“TuSimple and Navistar began joint development of pre-production units in 2018 and now we are kicking-off a full go-to-market production program,” said TuSimple president Cheng Lu. “We are honored to be partnered with Navistar. The investment in TuSimple and the partnership with Navistar marks an important milestone for our company. With the combined expertise of Navistar and TuSimple, we have a clear path to commercialize self-driving Class 8 trucks at scale.”

Earlier this year, TuSimple launched the first Autonomous Freight Network (AFN), an ecosystem consisting of autonomous trucks, digitally mapped routes, strategically placed terminals, along with TuSimple Connect, the company’s autonomous operations monitoring system. The AFN will run through Arizona, New Mexico and Texas by 2021. TuSimple plans to expand the network from Los Angeles to Florida — with hubs in other Southern states — by 2023 before expanding to Northern states and cities by 2024.

The AFN integrates with existing logistics networks and transportation management systems to enable long-haul autonomous freight operations. A 2019 study by TuSimple and the University of California-San Diego found autonomous trucks were 10% more fuel efficient than human-driven trucks. The self-driving vehicles could also operate without hours of service limitations.

TuSimple already operates a fleet of 40 self-driving trucks in the U.S., shipping freight autonomously for UPS and McLane Co. in the Southwest. The tech company plans to demonstrate completely driverless operations in 2021.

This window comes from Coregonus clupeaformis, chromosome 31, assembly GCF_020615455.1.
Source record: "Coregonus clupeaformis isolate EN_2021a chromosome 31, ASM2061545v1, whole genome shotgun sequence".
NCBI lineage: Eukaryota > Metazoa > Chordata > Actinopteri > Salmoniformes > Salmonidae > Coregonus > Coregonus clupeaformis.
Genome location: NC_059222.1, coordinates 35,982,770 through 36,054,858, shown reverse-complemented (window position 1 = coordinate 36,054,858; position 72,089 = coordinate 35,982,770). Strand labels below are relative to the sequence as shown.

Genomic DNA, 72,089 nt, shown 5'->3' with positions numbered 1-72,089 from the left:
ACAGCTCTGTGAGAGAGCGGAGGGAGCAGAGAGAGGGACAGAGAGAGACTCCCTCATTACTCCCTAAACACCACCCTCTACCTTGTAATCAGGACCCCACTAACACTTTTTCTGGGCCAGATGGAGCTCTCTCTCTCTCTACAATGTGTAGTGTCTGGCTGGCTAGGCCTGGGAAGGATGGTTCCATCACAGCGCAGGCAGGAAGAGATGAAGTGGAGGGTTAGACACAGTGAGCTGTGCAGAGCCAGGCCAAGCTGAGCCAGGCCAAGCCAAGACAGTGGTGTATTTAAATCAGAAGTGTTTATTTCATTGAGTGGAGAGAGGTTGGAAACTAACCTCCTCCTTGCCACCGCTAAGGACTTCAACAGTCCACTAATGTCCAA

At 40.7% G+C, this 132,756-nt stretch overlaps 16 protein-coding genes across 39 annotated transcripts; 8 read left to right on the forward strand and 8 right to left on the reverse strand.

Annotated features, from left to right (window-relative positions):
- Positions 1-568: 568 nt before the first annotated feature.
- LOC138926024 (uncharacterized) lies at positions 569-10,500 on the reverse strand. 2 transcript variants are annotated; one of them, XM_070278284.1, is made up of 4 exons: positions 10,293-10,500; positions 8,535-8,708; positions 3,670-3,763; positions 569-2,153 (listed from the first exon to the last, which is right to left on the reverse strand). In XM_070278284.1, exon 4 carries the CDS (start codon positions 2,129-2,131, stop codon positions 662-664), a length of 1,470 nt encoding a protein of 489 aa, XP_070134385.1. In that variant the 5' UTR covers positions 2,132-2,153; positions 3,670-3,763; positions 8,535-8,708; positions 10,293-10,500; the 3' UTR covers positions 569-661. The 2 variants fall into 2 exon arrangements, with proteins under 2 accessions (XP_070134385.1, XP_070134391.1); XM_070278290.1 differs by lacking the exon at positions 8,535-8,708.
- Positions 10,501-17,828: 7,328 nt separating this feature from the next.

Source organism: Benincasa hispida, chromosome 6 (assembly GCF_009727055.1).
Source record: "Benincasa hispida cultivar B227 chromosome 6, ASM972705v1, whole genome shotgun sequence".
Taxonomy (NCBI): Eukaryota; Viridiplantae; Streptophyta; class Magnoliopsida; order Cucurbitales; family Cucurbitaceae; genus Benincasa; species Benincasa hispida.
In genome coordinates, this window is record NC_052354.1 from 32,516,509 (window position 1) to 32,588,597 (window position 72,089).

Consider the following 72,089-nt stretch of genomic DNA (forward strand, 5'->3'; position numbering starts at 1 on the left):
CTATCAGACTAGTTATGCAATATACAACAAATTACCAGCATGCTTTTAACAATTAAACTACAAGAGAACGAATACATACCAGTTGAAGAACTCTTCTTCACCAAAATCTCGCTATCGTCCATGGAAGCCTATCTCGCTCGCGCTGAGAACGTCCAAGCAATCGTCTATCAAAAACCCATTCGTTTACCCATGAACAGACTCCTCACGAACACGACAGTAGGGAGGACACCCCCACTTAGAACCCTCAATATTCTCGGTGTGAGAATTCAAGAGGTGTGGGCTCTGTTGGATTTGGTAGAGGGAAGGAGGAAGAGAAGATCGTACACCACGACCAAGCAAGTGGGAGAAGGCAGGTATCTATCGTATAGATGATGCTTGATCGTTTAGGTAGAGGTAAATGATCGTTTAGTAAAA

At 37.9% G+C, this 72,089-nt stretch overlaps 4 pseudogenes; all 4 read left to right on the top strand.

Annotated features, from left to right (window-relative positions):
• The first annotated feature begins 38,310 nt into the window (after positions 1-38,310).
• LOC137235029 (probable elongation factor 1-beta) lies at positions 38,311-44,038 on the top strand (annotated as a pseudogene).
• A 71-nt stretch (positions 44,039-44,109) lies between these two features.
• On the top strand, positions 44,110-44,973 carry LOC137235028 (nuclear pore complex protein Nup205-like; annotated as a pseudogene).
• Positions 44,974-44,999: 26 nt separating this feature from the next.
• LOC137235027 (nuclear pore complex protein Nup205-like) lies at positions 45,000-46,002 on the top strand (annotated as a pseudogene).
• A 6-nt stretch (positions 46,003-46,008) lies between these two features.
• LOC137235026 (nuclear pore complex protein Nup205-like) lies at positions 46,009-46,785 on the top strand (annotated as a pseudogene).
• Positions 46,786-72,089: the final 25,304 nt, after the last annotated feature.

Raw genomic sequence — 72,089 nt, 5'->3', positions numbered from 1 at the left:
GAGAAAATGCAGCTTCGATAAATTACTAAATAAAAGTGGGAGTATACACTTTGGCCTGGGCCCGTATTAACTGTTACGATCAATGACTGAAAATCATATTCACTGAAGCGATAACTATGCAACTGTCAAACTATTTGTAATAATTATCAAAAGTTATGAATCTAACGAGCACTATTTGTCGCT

“Autonomous technology is entering our industry and will have a profound impact on our customers’ businesses,” according to Navistar president and CEO Persio Lisboa. “Navistar’s strategic partnership with TuSimple positions us to be a leader in developing solutions for our customers by leveraging our organizations’ collective expertise to integrate our vehicle design and systems integration capabilities with TuSimple’s innovative autonomous technology. This announcement marks a significant milestone in our development journey with TuSimple and we look forward to furthering our relationship in the months to come.”

Furthering that relationship will involve a lot of work in the months and years ahead for Gutierrez and his team. “Today, drivers make most of the decisions — in fact, all of the decisions,” he said. “Tomorrow, the truck is going to make those decisions, and yes, we're going to tell the truck how to make those decisions, but we need to write that down and ensure that the truck is able to execute our thoughts that we typically do subconsciously.”

About the Author

Josh Fisher | Editor-in-Chief

Editor-in-Chief Josh Fisher has been with FleetOwner since 2017, covering everything from modern fleet management to operational efficiency, artificial intelligence, autonomous trucking, regulations, and emerging transportation technology. He is based in Maryland.